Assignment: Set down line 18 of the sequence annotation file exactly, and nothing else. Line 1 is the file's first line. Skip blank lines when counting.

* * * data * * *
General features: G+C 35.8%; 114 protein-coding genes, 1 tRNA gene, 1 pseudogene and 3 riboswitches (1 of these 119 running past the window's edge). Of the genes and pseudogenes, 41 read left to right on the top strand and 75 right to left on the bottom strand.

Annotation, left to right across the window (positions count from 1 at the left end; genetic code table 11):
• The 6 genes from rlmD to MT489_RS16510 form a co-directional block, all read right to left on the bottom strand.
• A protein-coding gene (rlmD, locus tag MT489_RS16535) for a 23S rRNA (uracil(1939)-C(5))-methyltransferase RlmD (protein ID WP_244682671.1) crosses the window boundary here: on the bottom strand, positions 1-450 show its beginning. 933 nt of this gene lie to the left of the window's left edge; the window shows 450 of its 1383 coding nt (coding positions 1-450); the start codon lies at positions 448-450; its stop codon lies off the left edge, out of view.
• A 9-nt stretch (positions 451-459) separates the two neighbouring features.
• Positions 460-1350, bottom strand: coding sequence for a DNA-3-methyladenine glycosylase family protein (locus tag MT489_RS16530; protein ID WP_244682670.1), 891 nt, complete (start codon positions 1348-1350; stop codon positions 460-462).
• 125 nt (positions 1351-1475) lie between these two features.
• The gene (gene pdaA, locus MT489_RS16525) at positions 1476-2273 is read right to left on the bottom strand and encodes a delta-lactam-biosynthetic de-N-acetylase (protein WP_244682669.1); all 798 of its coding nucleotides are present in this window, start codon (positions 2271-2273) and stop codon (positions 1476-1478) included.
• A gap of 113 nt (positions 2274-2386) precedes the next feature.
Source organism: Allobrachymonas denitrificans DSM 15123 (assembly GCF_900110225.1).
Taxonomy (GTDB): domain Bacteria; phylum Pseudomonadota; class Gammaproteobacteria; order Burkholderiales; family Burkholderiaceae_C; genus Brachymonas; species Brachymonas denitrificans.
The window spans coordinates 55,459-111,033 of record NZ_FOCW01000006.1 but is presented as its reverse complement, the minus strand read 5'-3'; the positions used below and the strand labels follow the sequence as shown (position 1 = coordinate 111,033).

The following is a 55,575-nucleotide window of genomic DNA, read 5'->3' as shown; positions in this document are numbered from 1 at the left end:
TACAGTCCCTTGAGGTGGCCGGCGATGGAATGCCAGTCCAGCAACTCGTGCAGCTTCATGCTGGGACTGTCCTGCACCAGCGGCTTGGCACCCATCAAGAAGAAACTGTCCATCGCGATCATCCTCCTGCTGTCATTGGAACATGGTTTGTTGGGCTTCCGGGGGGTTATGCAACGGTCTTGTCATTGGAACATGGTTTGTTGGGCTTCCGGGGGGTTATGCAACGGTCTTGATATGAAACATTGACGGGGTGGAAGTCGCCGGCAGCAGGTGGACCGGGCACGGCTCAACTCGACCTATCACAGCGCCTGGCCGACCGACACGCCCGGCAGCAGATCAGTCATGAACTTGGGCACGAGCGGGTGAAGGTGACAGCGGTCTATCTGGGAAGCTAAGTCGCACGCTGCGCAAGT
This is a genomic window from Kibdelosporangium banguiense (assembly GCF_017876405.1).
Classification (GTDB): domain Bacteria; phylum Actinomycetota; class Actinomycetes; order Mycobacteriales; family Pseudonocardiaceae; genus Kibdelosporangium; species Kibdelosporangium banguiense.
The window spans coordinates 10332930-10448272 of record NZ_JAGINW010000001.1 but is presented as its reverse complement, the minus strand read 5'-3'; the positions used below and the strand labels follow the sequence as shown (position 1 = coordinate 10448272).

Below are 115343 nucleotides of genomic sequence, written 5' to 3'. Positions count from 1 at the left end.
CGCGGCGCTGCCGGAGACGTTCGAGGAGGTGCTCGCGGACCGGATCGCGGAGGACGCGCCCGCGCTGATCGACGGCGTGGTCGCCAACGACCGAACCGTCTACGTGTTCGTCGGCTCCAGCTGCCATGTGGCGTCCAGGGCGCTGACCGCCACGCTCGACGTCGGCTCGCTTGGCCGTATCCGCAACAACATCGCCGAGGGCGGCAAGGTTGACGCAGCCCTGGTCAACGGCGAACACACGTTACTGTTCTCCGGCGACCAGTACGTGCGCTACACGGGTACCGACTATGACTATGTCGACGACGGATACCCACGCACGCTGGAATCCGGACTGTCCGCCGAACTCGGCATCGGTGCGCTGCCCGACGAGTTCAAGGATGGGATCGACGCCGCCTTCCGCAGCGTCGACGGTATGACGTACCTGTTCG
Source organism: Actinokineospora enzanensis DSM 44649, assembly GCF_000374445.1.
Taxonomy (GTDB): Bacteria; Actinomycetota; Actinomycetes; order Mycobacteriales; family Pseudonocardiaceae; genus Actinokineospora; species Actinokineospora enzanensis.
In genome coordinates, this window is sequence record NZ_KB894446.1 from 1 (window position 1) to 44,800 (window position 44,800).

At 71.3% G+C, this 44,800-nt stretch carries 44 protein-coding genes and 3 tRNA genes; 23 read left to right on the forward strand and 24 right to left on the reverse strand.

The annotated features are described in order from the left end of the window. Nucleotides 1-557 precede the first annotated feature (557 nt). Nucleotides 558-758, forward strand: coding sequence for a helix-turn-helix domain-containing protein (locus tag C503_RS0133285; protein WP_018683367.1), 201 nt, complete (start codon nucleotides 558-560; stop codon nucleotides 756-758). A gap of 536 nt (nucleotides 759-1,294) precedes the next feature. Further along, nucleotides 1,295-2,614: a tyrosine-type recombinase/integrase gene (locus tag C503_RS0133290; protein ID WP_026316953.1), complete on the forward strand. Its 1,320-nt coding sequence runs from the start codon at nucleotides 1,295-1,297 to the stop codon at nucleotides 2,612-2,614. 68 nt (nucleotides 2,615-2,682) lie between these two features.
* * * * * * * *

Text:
Below are 115343 nucleotides of genomic sequence, written 5' to 3'. Positions count from 1 at the left end.